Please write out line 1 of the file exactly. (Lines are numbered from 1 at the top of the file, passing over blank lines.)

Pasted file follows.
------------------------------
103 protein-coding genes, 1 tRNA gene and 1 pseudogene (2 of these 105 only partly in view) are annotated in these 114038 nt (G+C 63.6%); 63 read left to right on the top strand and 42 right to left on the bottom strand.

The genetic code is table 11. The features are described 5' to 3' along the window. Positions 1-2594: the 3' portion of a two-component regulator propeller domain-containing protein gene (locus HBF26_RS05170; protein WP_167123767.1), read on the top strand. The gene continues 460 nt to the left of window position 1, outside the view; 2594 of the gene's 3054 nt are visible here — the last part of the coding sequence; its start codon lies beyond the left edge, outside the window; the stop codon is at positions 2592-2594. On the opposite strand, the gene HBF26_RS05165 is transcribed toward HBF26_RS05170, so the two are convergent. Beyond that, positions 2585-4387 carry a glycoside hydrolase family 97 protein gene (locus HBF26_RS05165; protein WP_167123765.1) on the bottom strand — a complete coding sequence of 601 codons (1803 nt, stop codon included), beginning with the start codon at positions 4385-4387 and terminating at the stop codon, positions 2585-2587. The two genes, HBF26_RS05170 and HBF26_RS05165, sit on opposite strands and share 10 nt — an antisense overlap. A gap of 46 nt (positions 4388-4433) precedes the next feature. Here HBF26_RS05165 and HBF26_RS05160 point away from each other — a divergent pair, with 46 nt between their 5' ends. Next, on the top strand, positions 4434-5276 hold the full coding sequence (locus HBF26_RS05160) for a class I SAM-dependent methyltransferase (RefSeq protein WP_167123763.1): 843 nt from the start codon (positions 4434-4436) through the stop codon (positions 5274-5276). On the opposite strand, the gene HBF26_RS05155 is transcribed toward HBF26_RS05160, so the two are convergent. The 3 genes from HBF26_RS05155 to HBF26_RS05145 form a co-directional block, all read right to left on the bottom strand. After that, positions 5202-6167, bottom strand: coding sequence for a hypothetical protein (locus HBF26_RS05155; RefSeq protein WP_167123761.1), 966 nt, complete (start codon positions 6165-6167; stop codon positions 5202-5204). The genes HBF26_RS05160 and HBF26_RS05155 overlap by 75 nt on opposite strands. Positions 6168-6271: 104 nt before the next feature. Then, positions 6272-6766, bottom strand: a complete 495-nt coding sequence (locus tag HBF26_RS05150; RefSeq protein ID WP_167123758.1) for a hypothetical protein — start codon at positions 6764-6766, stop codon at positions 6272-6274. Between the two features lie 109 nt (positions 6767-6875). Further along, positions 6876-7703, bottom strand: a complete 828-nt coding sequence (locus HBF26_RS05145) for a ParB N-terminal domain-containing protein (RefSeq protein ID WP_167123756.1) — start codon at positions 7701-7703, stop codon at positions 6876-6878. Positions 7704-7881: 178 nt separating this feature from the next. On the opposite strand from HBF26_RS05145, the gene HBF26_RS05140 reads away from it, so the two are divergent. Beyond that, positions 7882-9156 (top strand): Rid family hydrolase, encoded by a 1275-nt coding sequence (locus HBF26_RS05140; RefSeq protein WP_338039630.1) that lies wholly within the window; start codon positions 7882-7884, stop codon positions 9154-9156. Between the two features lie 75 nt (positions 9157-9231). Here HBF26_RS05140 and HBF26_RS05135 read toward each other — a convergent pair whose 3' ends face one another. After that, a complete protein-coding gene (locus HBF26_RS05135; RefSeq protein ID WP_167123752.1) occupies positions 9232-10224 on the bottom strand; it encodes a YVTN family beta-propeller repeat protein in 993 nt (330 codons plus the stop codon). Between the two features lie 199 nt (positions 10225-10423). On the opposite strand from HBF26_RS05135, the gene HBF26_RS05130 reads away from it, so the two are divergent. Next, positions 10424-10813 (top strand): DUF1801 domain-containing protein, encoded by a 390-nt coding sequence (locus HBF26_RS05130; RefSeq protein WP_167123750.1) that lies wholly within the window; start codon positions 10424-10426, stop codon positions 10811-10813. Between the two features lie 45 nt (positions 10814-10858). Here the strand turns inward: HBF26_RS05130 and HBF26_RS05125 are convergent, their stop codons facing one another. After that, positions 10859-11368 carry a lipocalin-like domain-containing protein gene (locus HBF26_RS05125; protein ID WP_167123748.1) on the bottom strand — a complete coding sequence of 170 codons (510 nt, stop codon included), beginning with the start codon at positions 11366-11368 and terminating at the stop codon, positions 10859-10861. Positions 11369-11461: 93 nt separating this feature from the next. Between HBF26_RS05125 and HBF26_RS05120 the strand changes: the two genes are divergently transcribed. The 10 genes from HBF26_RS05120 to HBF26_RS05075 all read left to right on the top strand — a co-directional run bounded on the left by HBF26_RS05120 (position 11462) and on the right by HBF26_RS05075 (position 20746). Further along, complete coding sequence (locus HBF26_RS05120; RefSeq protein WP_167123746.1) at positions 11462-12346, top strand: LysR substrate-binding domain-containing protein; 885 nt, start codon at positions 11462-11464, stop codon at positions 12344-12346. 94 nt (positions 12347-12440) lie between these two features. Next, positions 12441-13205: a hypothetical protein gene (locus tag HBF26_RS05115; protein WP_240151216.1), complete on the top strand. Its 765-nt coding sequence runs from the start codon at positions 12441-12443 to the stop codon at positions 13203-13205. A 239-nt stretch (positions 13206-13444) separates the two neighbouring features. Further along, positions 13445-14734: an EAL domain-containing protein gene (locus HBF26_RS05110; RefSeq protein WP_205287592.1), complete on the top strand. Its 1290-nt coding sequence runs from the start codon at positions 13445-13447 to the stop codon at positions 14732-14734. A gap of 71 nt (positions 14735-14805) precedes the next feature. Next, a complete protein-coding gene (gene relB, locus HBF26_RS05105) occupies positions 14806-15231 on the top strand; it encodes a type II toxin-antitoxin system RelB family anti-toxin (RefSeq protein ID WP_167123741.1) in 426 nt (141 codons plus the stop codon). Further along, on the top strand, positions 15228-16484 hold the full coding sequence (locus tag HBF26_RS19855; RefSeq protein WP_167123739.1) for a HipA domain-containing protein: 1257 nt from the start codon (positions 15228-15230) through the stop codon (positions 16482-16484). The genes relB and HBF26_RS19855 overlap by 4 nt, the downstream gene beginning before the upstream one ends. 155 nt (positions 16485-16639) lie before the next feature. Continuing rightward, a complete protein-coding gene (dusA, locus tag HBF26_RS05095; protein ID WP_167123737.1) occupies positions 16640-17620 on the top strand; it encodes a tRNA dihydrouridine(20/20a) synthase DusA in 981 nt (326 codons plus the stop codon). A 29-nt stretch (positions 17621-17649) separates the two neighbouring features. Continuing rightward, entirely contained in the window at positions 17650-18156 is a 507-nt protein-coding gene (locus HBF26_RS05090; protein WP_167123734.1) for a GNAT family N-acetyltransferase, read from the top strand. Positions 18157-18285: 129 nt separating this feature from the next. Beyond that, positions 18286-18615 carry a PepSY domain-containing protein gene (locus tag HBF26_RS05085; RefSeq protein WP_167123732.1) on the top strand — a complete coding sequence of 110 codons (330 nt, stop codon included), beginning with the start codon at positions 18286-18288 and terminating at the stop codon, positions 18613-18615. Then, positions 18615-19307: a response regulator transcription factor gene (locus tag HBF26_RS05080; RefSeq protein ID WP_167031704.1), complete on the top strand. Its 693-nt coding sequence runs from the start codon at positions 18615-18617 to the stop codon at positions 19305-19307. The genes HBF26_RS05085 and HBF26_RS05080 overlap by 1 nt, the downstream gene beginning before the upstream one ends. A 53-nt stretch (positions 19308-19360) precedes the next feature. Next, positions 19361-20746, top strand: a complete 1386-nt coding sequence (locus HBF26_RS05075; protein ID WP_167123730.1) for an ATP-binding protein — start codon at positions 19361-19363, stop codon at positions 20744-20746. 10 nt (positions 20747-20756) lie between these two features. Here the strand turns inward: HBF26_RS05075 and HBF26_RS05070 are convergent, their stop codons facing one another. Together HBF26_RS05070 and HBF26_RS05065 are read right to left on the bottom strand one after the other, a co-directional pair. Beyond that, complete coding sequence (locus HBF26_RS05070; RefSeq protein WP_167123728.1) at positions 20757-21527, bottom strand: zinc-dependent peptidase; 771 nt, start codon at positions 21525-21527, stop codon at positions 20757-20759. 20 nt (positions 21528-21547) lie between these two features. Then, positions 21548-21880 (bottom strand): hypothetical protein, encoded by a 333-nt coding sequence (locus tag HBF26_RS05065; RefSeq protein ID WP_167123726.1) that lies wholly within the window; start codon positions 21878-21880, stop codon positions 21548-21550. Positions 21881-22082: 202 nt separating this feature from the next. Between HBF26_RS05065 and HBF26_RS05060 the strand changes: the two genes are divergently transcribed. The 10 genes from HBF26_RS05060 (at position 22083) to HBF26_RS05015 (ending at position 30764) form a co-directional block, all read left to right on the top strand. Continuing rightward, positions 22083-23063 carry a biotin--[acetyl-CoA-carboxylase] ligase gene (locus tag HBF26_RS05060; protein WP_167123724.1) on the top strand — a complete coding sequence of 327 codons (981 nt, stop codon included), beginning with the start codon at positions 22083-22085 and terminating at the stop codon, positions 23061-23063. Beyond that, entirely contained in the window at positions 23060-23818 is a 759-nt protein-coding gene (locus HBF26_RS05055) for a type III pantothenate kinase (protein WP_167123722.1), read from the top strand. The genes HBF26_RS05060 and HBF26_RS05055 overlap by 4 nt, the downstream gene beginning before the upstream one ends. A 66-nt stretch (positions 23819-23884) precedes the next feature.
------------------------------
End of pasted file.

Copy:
103 protein-coding genes, 1 tRNA gene and 1 pseudogene (2 of these 105 only partly in view) are annotated in these 114038 nt (G+C 63.6%); 63 read left to right on the top strand and 42 right to left on the bottom strand.